Wednesday, October 1, 2008


CAN A THREE-LEGGED DOG COUNT TO FOUR? There actually are ongoing local Kaua`i political campaigns but with a little more than a month go you wouldn’t know it from the coverage by the local newspaper.

In the last two days they’ve told us the explosive “news” about quilting, Easter Seals (in October), baking, the bold-faced name-dropping exploits of the Happy Camper, promos for the Mokihana Festival, student music programs, Jewish New Years and new bus routes but nary a word about the doings, statements and activities of the 16 people running for council and mayor on Kaua`i.

Though we’re not expecting much at least they have, after a little PNN prodding, re-scheduled their formerly cancelled “forum” (look for it way way way down at the bottom buried in a separate article) we reported on last week, even now calling it a “debate”.

99% of their political coverage has been comprised of fluff pieces of basically free advertising for all the candidates (the first one’s free) and a batch of laughably-naive, softball questions and rote, stump-speech non-answers to their candidates’ questionnaire.

The one recent attempt at analysis was a somewhat strange district by district analysis of the precinct reports – an out of context examination of the numbers with no exhibited knowledge or analysis of Kaua`i demographics and no island-wide comparisons at all, just some random, useless regurgitation of the stats within artificially drawn state house districts.

And we certainly haven’t seen any analysis or even mention of campaign contributions and expenditures in this or any election year from the local paper despite the fact that they are now readily available on-line and, as we were reminded today, carry heavier fines for non-compliance this year.

According to Derrick DePledge’s blog post today

(S)ome may have overlooked that the bill passed by the state Legislature last session also included increases in the penalties for filing late campaign-finance reports.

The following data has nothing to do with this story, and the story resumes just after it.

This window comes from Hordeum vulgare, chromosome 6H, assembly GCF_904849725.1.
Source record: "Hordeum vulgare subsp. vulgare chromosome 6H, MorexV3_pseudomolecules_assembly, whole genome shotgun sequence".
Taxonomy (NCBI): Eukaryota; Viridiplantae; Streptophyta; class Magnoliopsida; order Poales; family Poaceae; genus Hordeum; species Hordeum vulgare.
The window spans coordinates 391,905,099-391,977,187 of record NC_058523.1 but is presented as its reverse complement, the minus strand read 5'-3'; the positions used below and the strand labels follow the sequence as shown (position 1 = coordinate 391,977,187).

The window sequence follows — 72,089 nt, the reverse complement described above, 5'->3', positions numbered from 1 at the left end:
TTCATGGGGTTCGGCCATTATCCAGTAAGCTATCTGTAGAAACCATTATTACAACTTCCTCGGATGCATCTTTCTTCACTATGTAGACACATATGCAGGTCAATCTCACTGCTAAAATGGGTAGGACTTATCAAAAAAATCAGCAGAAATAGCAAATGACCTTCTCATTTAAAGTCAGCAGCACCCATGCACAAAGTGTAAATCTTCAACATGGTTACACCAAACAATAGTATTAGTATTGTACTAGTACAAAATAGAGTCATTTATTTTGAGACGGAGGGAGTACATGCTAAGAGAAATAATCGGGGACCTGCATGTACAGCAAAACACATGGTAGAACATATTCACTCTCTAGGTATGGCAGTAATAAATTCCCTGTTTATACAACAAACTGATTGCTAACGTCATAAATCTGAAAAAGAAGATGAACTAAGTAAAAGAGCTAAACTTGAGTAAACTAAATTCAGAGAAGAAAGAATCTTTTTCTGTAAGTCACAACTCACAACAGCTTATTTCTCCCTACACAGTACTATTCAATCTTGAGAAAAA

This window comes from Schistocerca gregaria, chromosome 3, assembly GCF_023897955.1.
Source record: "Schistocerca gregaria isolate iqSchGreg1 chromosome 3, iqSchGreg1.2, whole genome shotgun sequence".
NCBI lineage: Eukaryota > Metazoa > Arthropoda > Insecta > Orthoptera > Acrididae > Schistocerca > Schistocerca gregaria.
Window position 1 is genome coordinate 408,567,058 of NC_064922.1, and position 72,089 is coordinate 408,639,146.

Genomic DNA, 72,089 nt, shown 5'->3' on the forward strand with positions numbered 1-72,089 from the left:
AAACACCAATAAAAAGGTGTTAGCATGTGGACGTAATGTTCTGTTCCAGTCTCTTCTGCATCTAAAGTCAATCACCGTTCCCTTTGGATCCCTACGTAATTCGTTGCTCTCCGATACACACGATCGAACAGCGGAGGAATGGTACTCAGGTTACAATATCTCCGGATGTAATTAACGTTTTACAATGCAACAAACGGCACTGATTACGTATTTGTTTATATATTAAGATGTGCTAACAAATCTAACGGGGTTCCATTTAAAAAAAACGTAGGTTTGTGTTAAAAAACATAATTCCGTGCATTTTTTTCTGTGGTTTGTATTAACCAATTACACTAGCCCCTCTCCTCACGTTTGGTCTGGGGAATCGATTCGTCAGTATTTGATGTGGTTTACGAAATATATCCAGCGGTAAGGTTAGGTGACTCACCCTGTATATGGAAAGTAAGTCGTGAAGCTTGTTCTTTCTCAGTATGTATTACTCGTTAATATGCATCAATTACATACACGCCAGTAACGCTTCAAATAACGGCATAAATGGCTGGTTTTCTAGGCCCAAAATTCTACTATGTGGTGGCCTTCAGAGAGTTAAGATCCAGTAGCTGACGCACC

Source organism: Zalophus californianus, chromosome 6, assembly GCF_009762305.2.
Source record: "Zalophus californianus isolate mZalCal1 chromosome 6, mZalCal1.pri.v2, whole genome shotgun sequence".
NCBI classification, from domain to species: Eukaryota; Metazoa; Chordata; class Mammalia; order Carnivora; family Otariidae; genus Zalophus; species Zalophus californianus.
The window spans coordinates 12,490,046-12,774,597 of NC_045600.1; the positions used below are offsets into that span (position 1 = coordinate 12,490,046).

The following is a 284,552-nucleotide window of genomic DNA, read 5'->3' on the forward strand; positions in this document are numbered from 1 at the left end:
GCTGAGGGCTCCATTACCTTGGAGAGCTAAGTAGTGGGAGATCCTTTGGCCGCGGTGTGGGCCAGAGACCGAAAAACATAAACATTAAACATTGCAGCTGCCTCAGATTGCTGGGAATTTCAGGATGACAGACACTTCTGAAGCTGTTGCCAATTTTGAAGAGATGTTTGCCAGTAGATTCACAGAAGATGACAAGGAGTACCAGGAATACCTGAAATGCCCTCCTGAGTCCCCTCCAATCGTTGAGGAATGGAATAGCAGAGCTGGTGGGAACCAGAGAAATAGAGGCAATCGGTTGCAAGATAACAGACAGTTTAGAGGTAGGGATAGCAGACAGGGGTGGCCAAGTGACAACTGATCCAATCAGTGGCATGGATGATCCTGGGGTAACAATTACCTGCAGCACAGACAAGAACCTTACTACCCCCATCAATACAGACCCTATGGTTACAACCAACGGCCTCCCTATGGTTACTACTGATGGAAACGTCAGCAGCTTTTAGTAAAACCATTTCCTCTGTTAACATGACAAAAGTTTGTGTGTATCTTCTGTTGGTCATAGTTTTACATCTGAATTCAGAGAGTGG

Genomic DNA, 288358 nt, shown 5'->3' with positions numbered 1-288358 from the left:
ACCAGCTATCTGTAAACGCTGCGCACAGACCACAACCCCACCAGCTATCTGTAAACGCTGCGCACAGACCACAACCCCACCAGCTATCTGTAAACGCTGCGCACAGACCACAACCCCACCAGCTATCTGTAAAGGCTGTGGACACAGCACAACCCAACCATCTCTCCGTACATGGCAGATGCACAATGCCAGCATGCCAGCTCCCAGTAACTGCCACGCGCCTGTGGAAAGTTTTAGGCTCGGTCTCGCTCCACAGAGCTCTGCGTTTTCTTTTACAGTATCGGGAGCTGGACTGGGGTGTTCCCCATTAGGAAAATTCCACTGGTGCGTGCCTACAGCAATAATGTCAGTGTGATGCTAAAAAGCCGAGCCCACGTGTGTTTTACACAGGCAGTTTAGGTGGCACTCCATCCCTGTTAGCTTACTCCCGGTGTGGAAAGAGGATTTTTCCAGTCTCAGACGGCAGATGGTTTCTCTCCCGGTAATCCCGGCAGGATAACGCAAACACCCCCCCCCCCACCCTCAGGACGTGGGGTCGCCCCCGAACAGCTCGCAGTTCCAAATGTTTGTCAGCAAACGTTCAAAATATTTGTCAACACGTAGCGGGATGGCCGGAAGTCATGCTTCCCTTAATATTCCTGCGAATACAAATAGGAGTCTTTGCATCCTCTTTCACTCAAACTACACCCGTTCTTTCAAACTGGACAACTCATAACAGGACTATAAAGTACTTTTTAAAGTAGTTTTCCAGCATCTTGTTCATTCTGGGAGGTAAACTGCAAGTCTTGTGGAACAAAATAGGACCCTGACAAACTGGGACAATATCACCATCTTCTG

Brian Schatz, chairman of the Democratic Party of Hawai`i, said he has been hit with a $500 fine for a late report for his old campaign committee. “We made an error in missing the deadline,” he explained.

The state Campaign Spending Commission has posted a
warning about the larger fines on its Web site.

The fine for a late report is $50 per day for the first seven days and then $200 per day thereafter. The fine is $300 per day for filing late second preliminary primary and preliminary general election reports for candidates and late preliminary primary and general election reports for PACs. There is a cap on fines so as not to exceed 25 percent of the contributions or expenditures in the report, whichever is greater.

But our local newspaper seems fixated on serving its advertisers, rather than the electorate with not one mention of the campaign spending reports that pour in every few weeks..

But that s tradition at the local paper as was evidenced in the way for years Kaua`i candidates routinely broke the law by buying votes from non-profit organizations via the illegal disbursing of more money than the limits allow or actually doing it during campaign season.... until Bryan Baptiste was caught doing it on a massive level never seem before in the state.